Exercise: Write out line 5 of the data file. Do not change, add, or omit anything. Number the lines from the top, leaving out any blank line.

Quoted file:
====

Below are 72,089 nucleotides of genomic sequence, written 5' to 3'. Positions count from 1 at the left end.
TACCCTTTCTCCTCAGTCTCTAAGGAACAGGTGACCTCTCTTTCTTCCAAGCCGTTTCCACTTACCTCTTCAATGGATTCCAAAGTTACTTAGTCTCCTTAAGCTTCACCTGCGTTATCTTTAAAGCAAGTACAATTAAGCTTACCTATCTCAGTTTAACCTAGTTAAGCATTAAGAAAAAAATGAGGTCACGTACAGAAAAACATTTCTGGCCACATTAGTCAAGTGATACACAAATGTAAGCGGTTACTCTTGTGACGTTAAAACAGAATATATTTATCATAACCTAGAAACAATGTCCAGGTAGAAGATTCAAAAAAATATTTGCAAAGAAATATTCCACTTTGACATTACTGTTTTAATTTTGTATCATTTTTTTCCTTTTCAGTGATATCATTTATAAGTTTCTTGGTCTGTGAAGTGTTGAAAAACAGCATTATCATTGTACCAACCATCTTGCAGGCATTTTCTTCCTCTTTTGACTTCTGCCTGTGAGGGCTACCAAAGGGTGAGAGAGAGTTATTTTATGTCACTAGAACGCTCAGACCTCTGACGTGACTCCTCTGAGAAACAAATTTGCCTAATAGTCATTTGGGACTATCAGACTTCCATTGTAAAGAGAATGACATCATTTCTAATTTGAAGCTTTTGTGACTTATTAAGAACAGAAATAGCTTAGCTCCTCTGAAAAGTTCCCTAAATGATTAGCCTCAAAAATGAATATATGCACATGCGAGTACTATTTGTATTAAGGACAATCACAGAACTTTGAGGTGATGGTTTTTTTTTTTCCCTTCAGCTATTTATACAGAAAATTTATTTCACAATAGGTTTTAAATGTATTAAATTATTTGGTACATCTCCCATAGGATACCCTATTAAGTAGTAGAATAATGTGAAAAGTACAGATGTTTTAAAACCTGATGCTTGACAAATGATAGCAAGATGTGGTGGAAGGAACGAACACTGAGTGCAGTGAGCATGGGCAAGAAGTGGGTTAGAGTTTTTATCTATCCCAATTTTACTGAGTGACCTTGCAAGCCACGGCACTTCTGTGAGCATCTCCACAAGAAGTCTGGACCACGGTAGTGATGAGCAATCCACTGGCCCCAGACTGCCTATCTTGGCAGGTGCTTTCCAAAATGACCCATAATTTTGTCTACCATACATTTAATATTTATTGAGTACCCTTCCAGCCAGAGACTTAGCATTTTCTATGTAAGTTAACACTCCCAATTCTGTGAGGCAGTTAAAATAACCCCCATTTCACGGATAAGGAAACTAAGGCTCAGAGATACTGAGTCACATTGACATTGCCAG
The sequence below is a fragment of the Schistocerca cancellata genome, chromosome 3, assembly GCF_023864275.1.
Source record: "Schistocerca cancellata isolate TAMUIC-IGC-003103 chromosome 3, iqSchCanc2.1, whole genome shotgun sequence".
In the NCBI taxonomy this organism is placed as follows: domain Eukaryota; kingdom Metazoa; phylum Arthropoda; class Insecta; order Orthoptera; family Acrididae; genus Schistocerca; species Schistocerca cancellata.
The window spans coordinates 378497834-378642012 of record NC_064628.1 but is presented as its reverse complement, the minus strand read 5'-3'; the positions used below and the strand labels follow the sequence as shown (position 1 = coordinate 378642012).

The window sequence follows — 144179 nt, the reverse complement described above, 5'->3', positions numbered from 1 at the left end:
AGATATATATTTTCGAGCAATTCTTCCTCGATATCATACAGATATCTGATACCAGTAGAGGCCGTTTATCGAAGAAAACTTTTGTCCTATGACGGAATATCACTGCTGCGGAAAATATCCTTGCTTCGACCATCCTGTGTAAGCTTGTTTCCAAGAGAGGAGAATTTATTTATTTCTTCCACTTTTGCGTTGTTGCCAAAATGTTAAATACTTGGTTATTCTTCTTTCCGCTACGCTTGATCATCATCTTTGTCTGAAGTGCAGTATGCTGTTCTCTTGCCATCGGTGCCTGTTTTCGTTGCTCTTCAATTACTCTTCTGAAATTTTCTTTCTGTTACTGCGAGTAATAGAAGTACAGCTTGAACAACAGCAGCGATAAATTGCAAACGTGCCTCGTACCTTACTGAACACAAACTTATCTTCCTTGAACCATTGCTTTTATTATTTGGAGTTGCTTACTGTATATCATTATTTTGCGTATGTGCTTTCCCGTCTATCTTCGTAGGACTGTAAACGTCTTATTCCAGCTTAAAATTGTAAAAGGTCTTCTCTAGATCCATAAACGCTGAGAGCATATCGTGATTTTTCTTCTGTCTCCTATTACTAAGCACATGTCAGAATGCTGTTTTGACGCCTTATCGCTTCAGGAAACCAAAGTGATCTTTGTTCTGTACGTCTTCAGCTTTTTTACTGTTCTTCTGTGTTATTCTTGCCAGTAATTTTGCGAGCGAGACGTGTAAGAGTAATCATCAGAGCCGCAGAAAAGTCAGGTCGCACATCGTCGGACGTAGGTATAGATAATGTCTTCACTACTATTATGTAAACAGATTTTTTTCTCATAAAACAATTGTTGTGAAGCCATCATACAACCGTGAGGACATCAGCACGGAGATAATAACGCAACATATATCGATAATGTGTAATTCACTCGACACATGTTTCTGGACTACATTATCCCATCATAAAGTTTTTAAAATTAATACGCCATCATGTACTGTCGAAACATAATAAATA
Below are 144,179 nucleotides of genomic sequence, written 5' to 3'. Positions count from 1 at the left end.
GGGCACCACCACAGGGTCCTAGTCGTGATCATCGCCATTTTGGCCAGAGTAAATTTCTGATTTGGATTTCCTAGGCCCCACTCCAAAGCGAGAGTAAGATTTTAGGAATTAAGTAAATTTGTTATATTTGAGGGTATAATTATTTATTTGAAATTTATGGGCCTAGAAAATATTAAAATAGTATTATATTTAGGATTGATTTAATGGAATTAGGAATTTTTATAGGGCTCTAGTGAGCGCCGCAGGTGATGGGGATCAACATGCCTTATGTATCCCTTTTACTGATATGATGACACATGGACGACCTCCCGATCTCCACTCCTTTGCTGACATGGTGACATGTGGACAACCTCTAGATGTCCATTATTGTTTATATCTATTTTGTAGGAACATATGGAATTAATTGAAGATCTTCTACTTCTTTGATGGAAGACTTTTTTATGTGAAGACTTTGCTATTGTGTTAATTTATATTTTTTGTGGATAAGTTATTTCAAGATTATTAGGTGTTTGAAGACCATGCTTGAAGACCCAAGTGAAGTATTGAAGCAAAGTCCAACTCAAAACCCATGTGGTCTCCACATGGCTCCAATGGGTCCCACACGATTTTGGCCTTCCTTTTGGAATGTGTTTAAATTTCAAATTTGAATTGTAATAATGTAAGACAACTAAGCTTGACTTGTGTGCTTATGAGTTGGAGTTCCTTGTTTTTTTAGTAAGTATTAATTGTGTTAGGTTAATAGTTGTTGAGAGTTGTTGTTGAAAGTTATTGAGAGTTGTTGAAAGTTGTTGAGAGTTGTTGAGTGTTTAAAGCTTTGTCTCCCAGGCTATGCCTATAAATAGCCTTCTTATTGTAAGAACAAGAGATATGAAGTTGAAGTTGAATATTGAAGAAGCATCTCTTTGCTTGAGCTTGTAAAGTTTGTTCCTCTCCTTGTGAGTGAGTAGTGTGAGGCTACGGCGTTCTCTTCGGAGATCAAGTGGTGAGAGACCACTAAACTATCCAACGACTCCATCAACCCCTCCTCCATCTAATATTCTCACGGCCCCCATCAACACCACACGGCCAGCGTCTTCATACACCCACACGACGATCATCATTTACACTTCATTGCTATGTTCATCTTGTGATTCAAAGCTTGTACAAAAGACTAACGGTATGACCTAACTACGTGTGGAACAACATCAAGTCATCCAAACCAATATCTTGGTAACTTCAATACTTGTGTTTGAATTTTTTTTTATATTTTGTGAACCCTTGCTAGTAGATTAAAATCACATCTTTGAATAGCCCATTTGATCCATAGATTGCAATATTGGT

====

In the NCBI taxonomy this organism is placed as follows: domain Eukaryota; kingdom Metazoa; phylum Arthropoda; class Insecta; order Orthoptera; family Acrididae; genus Schistocerca; species Schistocerca cancellata.